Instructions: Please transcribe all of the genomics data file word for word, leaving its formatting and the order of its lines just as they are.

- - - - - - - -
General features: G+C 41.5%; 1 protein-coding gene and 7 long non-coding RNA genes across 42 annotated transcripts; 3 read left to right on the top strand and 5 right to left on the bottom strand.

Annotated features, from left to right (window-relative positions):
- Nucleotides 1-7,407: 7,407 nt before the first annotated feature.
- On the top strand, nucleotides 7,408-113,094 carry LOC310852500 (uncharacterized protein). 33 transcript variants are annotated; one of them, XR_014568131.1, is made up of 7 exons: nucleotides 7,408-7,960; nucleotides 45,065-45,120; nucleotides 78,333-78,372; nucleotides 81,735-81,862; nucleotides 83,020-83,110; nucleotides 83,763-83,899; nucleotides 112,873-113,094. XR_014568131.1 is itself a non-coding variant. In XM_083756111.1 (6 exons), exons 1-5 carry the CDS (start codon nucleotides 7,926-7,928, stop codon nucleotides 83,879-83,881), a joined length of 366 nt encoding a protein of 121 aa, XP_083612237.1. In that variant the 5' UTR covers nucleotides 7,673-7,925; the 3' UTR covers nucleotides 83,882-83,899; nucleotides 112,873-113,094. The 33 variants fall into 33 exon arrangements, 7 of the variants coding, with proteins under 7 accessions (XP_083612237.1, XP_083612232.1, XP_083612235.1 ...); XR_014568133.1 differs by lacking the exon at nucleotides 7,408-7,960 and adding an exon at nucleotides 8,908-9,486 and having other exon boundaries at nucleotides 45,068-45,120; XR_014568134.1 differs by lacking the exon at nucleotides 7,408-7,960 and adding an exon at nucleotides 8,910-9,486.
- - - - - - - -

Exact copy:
General features: G+C 41.5%; 1 protein-coding gene and 7 long non-coding RNA genes across 42 annotated transcripts; 3 read left to right on the top strand and 5 right to left on the bottom strand.

Annotated features, from left to right (window-relative positions):
- Nucleotides 1-7,407: 7,407 nt before the first annotated feature.
- On the top strand, nucleotides 7,408-113,094 carry LOC310852500 (uncharacterized protein). 33 transcript variants are annotated; one of them, XR_014568131.1, is made up of 7 exons: nucleotides 7,408-7,960; nucleotides 45,065-45,120; nucleotides 78,333-78,372; nucleotides 81,735-81,862; nucleotides 83,020-83,110; nucleotides 83,763-83,899; nucleotides 112,873-113,094. XR_014568131.1 is itself a non-coding variant. In XM_083756111.1 (6 exons), exons 1-5 carry the CDS (start codon nucleotides 7,926-7,928, stop codon nucleotides 83,879-83,881), a joined length of 366 nt encoding a protein of 121 aa, XP_083612237.1. In that variant the 5' UTR covers nucleotides 7,673-7,925; the 3' UTR covers nucleotides 83,882-83,899; nucleotides 112,873-113,094. The 33 variants fall into 33 exon arrangements, 7 of the variants coding, with proteins under 7 accessions (XP_083612237.1, XP_083612232.1, XP_083612235.1 ...); XR_014568133.1 differs by lacking the exon at nucleotides 7,408-7,960 and adding an exon at nucleotides 8,908-9,486 and having other exon boundaries at nucleotides 45,068-45,120; XR_014568134.1 differs by lacking the exon at nucleotides 7,408-7,960 and adding an exon at nucleotides 8,910-9,486.